Pericoronitis is also common in the inmate population. This condition may present as an abscess but really results from an unerrupted wisdom tooth. Gum tissue overgrowth can get in the way of chewing and become swollen and sore. Antibiotics will reduce swelling, if extensive. Otherwise, good oral hygiene – regular brushing, flossing and debris removal – will improve this condition.
Meth mouth (pictured at the left) is a dental condition brought on by chronic meth drug use. It involves accelerated tooth decay and loss. The intense decay can appear an emergency requiring immediate treatment. However, this is rarely necessary. The condition is caused by the loss of saliva and increased intake of sugar. Generally the mouth does not feel painful to the patient. This decay happens quickly in 1-2 years of meth use. Long term meth use leads to further damage and tooth loss. Sometimes teeth break off at the gum line.
Cataloging all tooth equipment on intake is an important nursing function. This helps validate patient information later in the stay. For example, a patient might contend that a dental partial plate was taken from them during a cell sweep. This might be an expensive replacement. However, careful documentation on intake might reveal that the patient did not enter the facility with their partial. It can also be important to document any broken teeth on intake. Reports from an inmate that they broke their tooth falling in their cell can be validated.
Understanding dental terminology will speed documentation and keep communication clear. Dr. Mitchel clarified the following dental terms for use in charting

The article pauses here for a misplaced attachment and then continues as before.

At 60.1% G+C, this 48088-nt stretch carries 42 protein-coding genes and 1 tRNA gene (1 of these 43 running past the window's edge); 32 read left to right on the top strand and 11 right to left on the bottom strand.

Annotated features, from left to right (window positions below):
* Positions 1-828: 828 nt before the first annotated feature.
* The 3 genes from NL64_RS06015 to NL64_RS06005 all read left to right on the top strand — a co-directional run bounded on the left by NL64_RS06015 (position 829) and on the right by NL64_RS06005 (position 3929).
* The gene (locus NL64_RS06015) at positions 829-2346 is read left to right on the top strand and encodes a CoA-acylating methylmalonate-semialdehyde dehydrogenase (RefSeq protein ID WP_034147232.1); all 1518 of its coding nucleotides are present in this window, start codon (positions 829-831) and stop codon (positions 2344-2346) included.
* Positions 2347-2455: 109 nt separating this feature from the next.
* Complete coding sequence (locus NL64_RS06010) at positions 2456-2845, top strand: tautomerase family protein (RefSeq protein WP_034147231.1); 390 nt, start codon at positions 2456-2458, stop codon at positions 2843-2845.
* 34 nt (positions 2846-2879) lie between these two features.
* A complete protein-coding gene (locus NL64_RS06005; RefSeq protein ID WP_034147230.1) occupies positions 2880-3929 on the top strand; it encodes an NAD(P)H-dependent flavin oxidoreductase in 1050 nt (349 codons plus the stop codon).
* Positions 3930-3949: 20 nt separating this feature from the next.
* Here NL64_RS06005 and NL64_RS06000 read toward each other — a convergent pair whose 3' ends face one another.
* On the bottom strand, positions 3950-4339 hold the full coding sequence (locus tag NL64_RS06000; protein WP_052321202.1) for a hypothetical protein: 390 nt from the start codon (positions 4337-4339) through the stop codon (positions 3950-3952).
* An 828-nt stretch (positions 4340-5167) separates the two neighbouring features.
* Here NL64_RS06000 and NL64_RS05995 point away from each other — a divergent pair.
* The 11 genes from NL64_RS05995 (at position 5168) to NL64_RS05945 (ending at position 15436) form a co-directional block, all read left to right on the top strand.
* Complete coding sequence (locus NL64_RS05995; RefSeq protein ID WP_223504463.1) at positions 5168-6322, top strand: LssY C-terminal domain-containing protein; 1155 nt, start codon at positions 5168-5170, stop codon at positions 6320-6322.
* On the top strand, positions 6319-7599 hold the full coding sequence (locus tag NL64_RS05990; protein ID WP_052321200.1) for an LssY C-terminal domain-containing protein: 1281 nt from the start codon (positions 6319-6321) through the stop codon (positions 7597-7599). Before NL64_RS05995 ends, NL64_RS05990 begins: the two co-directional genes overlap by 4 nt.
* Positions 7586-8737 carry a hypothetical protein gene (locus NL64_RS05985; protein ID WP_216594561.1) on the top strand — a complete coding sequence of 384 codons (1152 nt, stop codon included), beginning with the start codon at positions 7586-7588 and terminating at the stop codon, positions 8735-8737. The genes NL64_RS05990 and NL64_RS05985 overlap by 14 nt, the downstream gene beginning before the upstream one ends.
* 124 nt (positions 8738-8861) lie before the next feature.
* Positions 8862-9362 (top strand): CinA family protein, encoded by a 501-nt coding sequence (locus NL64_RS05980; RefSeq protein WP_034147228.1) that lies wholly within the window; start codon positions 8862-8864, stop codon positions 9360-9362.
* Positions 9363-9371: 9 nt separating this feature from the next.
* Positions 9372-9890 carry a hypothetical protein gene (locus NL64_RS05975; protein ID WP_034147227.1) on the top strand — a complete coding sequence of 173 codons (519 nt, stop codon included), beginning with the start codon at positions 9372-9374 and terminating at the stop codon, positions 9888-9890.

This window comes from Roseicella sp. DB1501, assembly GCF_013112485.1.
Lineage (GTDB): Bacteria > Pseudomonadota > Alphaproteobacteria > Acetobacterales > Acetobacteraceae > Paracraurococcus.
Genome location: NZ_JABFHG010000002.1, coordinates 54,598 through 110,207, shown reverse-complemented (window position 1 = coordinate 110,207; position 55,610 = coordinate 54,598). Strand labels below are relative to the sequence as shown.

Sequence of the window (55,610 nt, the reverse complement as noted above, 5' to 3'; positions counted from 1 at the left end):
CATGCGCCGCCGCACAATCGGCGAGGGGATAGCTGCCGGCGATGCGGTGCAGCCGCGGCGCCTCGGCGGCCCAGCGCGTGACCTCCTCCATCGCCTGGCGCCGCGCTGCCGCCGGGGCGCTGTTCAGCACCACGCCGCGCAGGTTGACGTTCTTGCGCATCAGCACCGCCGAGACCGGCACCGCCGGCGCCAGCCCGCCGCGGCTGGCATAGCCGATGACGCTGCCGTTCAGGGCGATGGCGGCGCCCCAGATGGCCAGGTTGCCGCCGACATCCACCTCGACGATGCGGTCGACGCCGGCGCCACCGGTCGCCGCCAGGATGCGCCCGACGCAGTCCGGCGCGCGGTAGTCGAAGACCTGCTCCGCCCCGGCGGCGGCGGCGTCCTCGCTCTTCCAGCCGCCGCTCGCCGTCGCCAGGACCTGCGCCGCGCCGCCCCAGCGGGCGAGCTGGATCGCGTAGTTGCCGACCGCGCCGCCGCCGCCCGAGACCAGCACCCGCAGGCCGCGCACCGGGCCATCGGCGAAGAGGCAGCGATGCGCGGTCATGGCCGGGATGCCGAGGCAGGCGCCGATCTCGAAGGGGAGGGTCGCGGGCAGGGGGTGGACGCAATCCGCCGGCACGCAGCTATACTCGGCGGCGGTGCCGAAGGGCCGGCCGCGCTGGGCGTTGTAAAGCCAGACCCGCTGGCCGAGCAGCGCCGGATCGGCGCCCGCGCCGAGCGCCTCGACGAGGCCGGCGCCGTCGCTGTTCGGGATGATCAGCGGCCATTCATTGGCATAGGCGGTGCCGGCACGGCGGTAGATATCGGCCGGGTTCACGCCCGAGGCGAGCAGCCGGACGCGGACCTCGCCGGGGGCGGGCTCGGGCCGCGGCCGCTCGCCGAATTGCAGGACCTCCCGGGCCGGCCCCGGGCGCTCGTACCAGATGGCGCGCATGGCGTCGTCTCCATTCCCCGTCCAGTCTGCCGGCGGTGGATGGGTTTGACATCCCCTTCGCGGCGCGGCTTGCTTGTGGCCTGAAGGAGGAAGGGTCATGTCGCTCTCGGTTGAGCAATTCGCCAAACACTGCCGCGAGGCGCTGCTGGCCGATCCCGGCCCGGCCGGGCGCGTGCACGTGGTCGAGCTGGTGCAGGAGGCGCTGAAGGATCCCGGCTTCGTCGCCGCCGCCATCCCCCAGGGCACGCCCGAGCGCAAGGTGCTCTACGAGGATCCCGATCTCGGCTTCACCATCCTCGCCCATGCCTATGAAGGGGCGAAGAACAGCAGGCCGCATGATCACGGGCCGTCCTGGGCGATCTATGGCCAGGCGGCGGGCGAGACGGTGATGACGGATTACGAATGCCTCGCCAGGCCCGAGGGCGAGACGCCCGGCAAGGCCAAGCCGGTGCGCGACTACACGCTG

- Bridges don’t leave the mouth. These are permanent and connect several teeth together for support.
- Partials (pictured at the left) are removable and often involve metal work to anchor them in the mouth. They are expensive to create and replace. Inmates may have a less-expensive temporary partial, sometimes called a flipper. Temporary partials solve the issue of missing teeth without extensive fitting. Temporary partials have much less metal and crafting. Documenting that a partial is a temporary can be very helpful should the item be lost or destroyed during incarceration.
- Dentures are solid castings of the full upper or lower set of teeth.
- Inmates may arrive at the facility with orthodontic wires. Standard braces are found in the middle of the teeth and are used to straighten teeth. Arch bars are found below the gum line and are placed temporarily for bone healing after facial trauma. Normally, arch bars are removed after 6-8 weeks, but since this usually involves an office visit and expense, many inmates do not return for removal. Arch bars can remain in the mouth. It is not required that they be removed during incarceration.
By focusing on oral assessment and developing an understanding of common and emergent dental conditions, you can solve the mystery of inmate dental conditions. Share your dental stories in the comments section of this post.
Photo Credit: © dragon_fang – Fotolia.com Dental images courtesy of Stephen Mitchell